That’s a common reaction many people have when they first hear the term. Probably, it’s because worm farming is not very common.
The concept of worm farming was new to me when I first heard of it in the mid 1990s and developed an immediate interest in the subject. As I traveled about, visiting worm farms and talking to worm farmers, I began to acquire knowledge that few possessed. In order to share that information with others, I turned to the internet, which, at that time, was still in its early stages for commercial use. I had a few books about worms and other items to sell and some folks were actually offended that we dared to use the internet to sell our information and products.
Of course much on the internet has changed since then. And worm farming has changed too.
One of the most frequent questions we have been asked is, “How can I visit a worm farm?” That’s not a bad question. In fact, after finding out about worm farming, that was what I set out to do. I wanted to see a worm farm for myself. And I was fortunate to visit several and build relationships with worm farmers along the way. Thankfully, they allowed me to tell their stories.
What is recorded in the following pages are stories of worm farms in the US. You’ll find they are similar in many ways, yet each operation conducts its business in a little different manner from the others. Today, you may not find it easy to visit a worm farm. After all, worm farming is a business and many business owners are not too inclined to give up their valuable time to conduct free tours to folks who just might become competitors! Books like this, then, actually provide a reasonable substitute for the time, travel arrangements and expense one would incur in trying to locate an operation that would be open to the idea of conducting a free tour. Many worm farmers would actually prefer you read a book on the subject than contact them in person.
Worm farming seemed to take a dramatic turn at about the time I became involved. This was largely due to increased environmental concerns about what to do with our waste. California and a few other states began firming up their regulatory oversight of waste management. It was widely reported by USEPA and other environmental agencies that up to 60% of what was thrown away as garbage was organic. This meant that, rather than bear the cost of collecting, transporting and burying organic waste in a landfill, these residuals could be recycled (closer to the source—in some cases) by composting. And, yes, even worms could have a part in this effort through what became known as vermicomposting.
And so, with titles like Mary Appelhof’s Worms Eat My Garbage, interest grew in earthworms providing a remedy for our waste management problems. As it turned out, the answer had always been directly under out feet!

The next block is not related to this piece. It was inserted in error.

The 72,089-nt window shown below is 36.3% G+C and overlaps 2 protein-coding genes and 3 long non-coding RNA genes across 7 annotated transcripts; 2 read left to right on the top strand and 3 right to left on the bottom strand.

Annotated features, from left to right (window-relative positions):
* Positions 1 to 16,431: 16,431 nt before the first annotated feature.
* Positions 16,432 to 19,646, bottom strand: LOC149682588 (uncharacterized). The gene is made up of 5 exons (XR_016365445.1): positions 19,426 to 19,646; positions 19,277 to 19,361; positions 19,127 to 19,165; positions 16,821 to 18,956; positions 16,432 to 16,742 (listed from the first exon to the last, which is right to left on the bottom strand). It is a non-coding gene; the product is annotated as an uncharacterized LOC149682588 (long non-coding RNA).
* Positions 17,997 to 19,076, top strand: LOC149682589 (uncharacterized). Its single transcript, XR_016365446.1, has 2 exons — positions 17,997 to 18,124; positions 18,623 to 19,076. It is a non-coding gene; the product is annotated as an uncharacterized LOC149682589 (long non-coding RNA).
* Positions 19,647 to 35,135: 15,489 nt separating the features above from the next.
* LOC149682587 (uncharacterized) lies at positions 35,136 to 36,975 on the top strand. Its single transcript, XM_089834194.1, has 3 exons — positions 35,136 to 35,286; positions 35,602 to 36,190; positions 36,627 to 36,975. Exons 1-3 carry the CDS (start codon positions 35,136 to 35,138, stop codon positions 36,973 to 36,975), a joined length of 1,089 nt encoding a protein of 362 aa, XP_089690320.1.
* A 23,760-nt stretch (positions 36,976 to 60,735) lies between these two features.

In California, where municipalities were threatened by fines of up to $10,000 per day if they failed to reduce their waste by 50%, vermicomposting sites sprang up, offering a way to turn garbage into gold. The gold, of course, consisted of worm castings, also known as vermicompost, nature’s best fertilizer. Now it was possible for these landfill diversion sites to earn income from three possible streams: 1) Tip fees collected when organic residuals were trucked to their sites (dump trucks “tipped” their contents on the ground and paid a fee to do so); 2) sales of earthworms, since they were reported to multiply rapidly; and 3) sales of earthworm castings for use in agriculture and horticulture. While the forecast for these vermicomposting operations seemed bright (regulatory agencies were pushing municipalities to find solutions quickly, and income would come from both incoming raw materials and outgoing products!) the management of several of these businesses failed miserably. Mismanagement showed up variously through greed, disregarding regulations and best management practices, and outright fraud. In short, it wasn’t through worm error that many of these businesses failed; it was due to human error. But the demise of many of these larger operations shouldn’t discourage us. Instead, it’s possible to learn from their mistakes. What you’ll find in the pages ahead is a realistic portrayal of what the business of vermicomposting is all about.
Welcome to the world of worms! What started out in the US as vermiculture (raising earthworms to increase their supply, largely for re-sale as bait), eventually became vermicomposting—using earthworms to transform organic waste into worm castings.
This is the story of vermiculture and vermicomposting in the United States. Come take the tour of some of the leading worm farms in the country.
To take a tour of 15 Worm Farms in the US see VermiCo’s newest ebook..